But when asked, Carey said he provided small favors for some of the recanting witnesses because they were taking time out of their lives and agreeing to talk about a subject they would rather forget.
“I wanted to know who these people were,” Carey testified. “I wanted to make sure they were telling me the truth, so I developed a relationship with her.”
Carey said of the three recanting witnesses, he only paid one of them, Lea Johnson.
Johnson, who has claimed prosecutorial coercion in a sworn affidavit, had been released from prison in Rhode Island on the day Carey tracked her down to conduct an interview. After some time, in late 2003, she told Carey she would agree to an interview and tell her story provided she was being paid for her time, Carey testified.
“She asked to be paid for her time,” Carey testified. “Reluctantly, I agreed.”
Carey, who has yet to be cross examined by prosecutors, will retake the stand this morning.
But before Monday’s testimony was complete, Cutler also began to introduce what he sees as a crucial piece of evidence ignored by Drew’s original attorney during the initial trial.
The official timeline of events leading up to Marsden’s murder does not make sense and could prove to help his client’s case for a new trial, Cutler said.
The official story of the murder states that Murphy and Marsden were at the home of Marsden’s child’s foster parents on the evening of her murder. Trial testimony by the foster parents indicated Murphy and Marsden left the Fall River house at 8:15 p.m., then hitch-hiked to Bedford Street before getting into another car with Drew and another man, Carl Davis.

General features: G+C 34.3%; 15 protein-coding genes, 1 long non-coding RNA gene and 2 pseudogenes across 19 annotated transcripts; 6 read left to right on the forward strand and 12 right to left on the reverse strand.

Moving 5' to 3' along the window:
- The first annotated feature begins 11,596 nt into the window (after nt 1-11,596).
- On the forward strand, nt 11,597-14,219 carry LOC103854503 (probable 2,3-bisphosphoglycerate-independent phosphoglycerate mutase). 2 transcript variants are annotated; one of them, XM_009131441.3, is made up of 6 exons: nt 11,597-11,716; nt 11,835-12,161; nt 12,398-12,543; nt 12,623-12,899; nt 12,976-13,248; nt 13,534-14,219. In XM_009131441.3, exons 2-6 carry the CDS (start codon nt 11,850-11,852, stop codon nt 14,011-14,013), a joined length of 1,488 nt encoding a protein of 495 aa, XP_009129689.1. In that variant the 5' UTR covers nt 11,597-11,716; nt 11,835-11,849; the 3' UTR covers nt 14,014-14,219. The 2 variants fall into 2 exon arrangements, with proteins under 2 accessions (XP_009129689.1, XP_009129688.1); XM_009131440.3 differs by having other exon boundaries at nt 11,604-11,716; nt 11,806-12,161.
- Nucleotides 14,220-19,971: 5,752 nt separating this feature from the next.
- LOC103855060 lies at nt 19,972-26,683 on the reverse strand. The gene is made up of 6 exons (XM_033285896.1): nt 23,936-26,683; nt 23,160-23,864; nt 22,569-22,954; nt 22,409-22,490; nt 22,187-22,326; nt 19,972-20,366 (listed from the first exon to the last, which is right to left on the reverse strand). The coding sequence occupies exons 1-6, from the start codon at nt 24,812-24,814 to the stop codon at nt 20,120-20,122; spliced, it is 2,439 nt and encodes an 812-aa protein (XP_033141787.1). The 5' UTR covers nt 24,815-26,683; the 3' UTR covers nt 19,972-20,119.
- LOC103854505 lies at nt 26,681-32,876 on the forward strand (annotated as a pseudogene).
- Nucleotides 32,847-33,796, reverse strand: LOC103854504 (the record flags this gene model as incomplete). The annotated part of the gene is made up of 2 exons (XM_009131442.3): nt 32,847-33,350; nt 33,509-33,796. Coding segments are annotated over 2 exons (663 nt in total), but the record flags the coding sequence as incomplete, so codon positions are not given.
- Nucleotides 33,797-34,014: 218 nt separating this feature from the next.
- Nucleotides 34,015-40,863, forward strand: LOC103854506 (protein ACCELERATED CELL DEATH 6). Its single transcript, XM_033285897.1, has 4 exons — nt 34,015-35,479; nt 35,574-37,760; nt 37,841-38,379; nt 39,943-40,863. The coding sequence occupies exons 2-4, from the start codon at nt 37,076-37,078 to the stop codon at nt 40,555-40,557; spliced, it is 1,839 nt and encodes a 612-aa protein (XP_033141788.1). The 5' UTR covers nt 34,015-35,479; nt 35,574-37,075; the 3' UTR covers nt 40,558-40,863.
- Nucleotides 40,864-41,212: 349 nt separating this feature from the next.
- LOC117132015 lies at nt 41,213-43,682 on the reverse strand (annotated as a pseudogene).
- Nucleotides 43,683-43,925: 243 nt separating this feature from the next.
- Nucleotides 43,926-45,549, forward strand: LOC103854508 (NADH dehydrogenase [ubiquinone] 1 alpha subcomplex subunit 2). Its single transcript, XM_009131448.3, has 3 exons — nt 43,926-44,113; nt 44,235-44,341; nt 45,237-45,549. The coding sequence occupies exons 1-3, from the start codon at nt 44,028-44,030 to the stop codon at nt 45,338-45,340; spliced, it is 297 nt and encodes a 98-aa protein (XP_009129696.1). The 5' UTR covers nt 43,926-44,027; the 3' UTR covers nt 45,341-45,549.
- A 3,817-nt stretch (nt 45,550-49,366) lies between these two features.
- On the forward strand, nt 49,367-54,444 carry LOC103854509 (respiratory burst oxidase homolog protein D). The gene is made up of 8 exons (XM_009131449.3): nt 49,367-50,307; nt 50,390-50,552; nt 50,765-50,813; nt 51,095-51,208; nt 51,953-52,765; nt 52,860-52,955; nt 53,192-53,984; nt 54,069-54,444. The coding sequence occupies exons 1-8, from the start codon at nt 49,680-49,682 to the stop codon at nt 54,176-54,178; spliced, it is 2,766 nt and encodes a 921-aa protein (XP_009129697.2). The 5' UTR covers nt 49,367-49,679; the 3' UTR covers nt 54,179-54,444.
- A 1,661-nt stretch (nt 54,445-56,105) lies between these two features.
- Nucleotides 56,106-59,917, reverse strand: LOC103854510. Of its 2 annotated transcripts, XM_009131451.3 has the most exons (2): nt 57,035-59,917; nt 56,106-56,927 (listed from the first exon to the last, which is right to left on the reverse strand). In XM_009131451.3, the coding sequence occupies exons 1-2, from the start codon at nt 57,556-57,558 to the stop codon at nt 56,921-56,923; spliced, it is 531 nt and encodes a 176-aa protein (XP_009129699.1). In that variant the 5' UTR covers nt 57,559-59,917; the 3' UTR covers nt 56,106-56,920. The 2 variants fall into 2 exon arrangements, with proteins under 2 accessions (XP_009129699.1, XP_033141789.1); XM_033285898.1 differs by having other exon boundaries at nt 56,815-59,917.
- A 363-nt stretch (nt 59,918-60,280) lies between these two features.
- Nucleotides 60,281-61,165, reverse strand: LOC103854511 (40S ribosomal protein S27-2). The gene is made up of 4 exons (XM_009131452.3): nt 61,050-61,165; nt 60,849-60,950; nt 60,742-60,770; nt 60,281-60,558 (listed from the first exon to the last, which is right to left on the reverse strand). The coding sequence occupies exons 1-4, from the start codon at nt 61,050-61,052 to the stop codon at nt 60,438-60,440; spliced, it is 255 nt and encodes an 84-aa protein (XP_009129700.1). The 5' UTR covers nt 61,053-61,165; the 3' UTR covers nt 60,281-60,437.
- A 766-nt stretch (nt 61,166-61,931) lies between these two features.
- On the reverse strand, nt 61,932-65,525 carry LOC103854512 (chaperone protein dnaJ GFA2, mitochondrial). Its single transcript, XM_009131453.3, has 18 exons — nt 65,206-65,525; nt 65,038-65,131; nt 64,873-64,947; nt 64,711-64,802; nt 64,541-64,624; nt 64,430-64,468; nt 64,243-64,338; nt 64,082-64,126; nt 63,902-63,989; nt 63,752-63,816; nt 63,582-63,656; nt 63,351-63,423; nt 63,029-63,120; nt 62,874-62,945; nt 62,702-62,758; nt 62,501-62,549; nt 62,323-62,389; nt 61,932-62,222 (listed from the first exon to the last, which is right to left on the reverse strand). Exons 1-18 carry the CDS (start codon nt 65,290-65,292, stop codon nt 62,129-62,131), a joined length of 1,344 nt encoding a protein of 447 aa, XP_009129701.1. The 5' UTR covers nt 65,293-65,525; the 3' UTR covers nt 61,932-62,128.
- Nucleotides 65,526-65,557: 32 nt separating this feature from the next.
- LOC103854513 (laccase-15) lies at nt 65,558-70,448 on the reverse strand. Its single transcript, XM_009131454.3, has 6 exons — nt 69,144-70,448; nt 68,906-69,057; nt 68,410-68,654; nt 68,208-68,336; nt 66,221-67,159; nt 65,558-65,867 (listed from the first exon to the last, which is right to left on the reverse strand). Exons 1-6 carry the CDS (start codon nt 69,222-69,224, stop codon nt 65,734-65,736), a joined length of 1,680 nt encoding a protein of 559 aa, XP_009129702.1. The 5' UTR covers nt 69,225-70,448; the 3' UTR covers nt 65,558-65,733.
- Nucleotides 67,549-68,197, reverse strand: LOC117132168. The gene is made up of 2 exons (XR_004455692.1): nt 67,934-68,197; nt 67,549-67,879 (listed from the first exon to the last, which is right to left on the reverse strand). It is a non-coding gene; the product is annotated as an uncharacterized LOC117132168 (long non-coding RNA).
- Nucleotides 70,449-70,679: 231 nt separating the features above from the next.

The foursome, according to original trial testimony, then drove to the Westport woods, got out of the car and began dragging Marsden into the forest.
Then, according to court transcripts, Murphy and Drew murdered Marsden, decapitated her and performed a lengthy satanic anointing-of-the-blood ceremony on her corpse before finally finishing up and disposing of the body before leaving.
But police reports from the day after Marsden went missing, discussed in court Monday, indicate Murphy showed up at Maureen “Sonny” Sparda’s Fall River apartment at 10 p.m. that night, meaning only 100 minutes had elapsed since Marsden and Murphy first set out on foot for Bedford Street earlier that evening.
Cutler has consistently asserted it is impossible for all of these events to have occurred in such a short period of time.
Drew, smiling at times and attentive at others, appeared to be happy to have his day back in court.
Aside from the continuation of Carey’s testimony, Murphy will also be called to the witness stand today.
Murphy is considered the wild card witness in the case. After serving 23 years in prison for the second degree murder of Marsden, Murphy was recently paroled.
But during her parole board hearing, Murphy made stunning claims that her trial testimony was false and that she was not present at the murder.
Since she has not been interviewed by Cutler or prosecutors prior to these hearings, what she may testify to remains unknown and a subject of vast speculation.